“I made my first EP when I was in sober living. I was always thinking, ‘Oh, I’m working towards making an album’ or something. Even if I wasn’t thinking that, it would be something that a lot of people would hear [from me],” says Sunny War. “That’s an influence from the punk scene. A lot of the people I listened to were just local bands that nobody really knew about, but they consistently put out albums, and I looked forward to hearing them. I just like making and finding stuff that’s hard to hear.”
As War recalls her early days making music, it becomes clear that music and trauma have often gone hand-in-hand in her journey. War got her start as a clawhammer-style guitarist, and reluctant singer for her L.A. punk band Anus Kings (with co-founder and bassist Brian Rodriguez). “We thought we were going to get a singer, and we never did,” she says. “So, we were like, ‘OK, either you sing, or I sing.’ Because we had lyrics, I was writing songs.” The Anus Kings released Predictable Teenage Rebels in 2009, followed by two more releases, before War ventured out on her own.
As someone who busked in San Francisco and San Diego, as well as on the Venice Beach boardwalk to survive, finding any sort of success in music seemed far-fetched idea to War. But her 2018 album With the Sun, her blues-meets-punk debut, netted acclaim from places like NPR and the Los Angeles Times. The charismatic misfit, whose stage name captures her dichotomies—charming but weary, spirited yet vulnerable—had a profound ability to eloquently capture her darkest moments in lyrics that were neither maudlin or navel gazing.
On her sophomore release, Shell of a Girl, War turns her tumultuous personal history into a springboard for spiritual healing. Born Sydney Ward, War’s young, bohemian mother lived a nomadic lifestyle—as a child, War lived throughout the United States, through places like Colorado and Michigan—and the guitar was her only constant friend. At 13, she began running away from home to hang out, drink, and attend punk shows by artists like Trash and Bad Brains with the Venice street kids whose lifestyle she admired. For a while, it always ended the same: she’d be found by the police—often drunk—and be arrested and returned home to her mother. By 15, she was flunking out of school and questioning if she was too much of a burden for her harried mother, who was in the midst of a divorce from her stepfather. The pair were living in a women and children’s transitional home when an argument between War and the manager of the residence threatened to leave them homeless.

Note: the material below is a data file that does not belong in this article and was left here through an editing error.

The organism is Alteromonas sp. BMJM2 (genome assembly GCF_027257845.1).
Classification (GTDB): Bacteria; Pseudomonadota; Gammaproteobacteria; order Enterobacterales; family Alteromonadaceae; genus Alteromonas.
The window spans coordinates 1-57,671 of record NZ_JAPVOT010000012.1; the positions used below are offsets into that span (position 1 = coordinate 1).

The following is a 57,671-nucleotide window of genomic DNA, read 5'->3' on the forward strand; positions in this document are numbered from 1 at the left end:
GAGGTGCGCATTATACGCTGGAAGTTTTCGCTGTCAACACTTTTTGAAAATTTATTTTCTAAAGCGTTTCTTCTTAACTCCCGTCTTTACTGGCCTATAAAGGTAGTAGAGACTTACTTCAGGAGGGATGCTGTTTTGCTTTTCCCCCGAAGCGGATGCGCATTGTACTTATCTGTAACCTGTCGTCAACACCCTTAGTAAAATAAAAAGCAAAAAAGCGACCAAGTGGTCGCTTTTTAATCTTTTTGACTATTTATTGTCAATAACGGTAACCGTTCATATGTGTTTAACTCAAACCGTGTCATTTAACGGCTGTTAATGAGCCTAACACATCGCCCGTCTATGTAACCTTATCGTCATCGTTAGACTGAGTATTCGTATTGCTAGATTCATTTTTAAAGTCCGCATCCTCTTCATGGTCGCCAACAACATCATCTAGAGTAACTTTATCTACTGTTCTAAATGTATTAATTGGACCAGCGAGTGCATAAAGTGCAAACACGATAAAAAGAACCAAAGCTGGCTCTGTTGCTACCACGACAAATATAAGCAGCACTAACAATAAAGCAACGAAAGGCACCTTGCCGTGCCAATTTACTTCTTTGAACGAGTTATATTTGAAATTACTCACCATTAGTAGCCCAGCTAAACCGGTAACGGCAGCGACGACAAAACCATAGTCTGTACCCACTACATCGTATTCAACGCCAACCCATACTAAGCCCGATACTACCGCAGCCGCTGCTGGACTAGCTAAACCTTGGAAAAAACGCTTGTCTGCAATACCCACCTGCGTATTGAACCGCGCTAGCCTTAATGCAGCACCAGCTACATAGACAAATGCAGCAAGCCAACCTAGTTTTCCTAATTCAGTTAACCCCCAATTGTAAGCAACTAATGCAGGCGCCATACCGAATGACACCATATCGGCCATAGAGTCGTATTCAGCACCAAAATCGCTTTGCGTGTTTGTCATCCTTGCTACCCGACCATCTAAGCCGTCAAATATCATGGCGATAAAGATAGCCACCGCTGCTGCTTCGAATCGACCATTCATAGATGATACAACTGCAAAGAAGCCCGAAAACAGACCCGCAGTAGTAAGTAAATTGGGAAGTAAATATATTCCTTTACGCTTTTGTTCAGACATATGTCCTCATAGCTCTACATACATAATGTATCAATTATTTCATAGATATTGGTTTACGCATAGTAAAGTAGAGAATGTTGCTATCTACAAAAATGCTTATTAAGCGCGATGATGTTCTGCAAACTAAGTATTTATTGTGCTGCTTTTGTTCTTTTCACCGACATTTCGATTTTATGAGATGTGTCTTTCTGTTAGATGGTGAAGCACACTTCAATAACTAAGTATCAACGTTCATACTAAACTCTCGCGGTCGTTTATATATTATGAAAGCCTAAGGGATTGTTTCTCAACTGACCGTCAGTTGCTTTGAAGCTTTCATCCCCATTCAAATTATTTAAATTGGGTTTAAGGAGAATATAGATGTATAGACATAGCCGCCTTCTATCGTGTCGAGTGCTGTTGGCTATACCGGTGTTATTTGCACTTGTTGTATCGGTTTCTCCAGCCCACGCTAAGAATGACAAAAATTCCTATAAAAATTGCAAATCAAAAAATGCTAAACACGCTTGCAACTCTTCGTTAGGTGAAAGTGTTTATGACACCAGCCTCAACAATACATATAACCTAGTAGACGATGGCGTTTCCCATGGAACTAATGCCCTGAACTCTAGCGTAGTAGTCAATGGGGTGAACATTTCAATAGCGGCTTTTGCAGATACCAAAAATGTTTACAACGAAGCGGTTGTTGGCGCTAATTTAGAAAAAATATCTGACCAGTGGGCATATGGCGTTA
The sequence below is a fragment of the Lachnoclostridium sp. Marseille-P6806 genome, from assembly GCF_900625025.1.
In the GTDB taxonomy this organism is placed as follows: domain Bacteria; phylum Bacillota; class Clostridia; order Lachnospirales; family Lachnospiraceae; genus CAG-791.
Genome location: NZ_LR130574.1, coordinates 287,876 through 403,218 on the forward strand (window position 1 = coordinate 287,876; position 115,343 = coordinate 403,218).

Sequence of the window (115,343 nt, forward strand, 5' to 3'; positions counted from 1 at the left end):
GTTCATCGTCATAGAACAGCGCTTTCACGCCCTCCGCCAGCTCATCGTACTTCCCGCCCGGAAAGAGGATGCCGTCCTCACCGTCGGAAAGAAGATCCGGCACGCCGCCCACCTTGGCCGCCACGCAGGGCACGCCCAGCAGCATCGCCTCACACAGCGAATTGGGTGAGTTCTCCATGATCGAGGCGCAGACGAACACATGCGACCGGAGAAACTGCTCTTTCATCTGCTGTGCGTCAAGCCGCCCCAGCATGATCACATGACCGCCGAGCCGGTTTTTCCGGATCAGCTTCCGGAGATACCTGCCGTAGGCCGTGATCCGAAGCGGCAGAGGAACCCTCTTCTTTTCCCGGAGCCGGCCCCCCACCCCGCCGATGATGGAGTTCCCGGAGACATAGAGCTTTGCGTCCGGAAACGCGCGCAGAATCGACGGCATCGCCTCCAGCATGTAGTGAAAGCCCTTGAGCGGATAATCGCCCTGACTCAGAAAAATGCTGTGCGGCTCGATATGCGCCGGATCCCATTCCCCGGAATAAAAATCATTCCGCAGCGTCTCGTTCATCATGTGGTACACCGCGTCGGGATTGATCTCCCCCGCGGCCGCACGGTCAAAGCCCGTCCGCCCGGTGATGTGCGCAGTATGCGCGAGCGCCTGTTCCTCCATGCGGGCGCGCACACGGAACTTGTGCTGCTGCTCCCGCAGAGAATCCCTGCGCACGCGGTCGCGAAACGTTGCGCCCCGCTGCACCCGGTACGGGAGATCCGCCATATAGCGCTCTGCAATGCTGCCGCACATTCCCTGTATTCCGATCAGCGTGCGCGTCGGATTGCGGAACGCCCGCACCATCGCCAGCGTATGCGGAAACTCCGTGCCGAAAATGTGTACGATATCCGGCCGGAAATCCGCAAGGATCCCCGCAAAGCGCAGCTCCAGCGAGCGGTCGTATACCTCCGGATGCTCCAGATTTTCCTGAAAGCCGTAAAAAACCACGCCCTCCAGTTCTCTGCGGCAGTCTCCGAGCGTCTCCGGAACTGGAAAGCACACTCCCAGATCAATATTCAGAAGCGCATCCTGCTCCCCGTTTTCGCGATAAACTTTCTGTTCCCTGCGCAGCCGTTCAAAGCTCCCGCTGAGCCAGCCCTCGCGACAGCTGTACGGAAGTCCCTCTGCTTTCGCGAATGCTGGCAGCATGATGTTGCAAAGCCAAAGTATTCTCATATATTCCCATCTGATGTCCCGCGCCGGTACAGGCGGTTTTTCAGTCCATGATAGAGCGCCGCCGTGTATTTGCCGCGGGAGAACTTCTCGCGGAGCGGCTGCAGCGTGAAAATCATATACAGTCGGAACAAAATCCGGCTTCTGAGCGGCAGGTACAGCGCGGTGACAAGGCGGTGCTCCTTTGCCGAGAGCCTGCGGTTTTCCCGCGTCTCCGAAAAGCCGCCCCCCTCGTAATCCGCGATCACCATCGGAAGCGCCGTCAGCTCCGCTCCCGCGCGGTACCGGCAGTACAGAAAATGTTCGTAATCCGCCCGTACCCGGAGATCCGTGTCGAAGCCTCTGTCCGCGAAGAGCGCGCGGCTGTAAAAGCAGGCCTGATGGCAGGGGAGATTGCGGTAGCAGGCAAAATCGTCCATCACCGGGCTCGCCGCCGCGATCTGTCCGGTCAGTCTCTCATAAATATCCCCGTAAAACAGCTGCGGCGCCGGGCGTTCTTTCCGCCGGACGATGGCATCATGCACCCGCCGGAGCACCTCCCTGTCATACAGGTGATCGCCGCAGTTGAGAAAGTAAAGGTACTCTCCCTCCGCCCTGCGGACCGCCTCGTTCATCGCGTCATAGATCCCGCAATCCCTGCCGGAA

“I remember feeling like, ‘My mom’s going to be homeless because of me,’” War says. “I just felt like a burden. So it was a combination of feeling like, I’m not helping my mom’s situation, and I was also feeling really bad about not doing well in school and the fact that I was starting to drink a lot.”
War chose to leave for good, leading to a turbulent life on the streets where War alludes to traumas we don’t discuss. She was homeless for five years until heroin-induced seizures and lock-ups in jails and psych wards bottomed her out.
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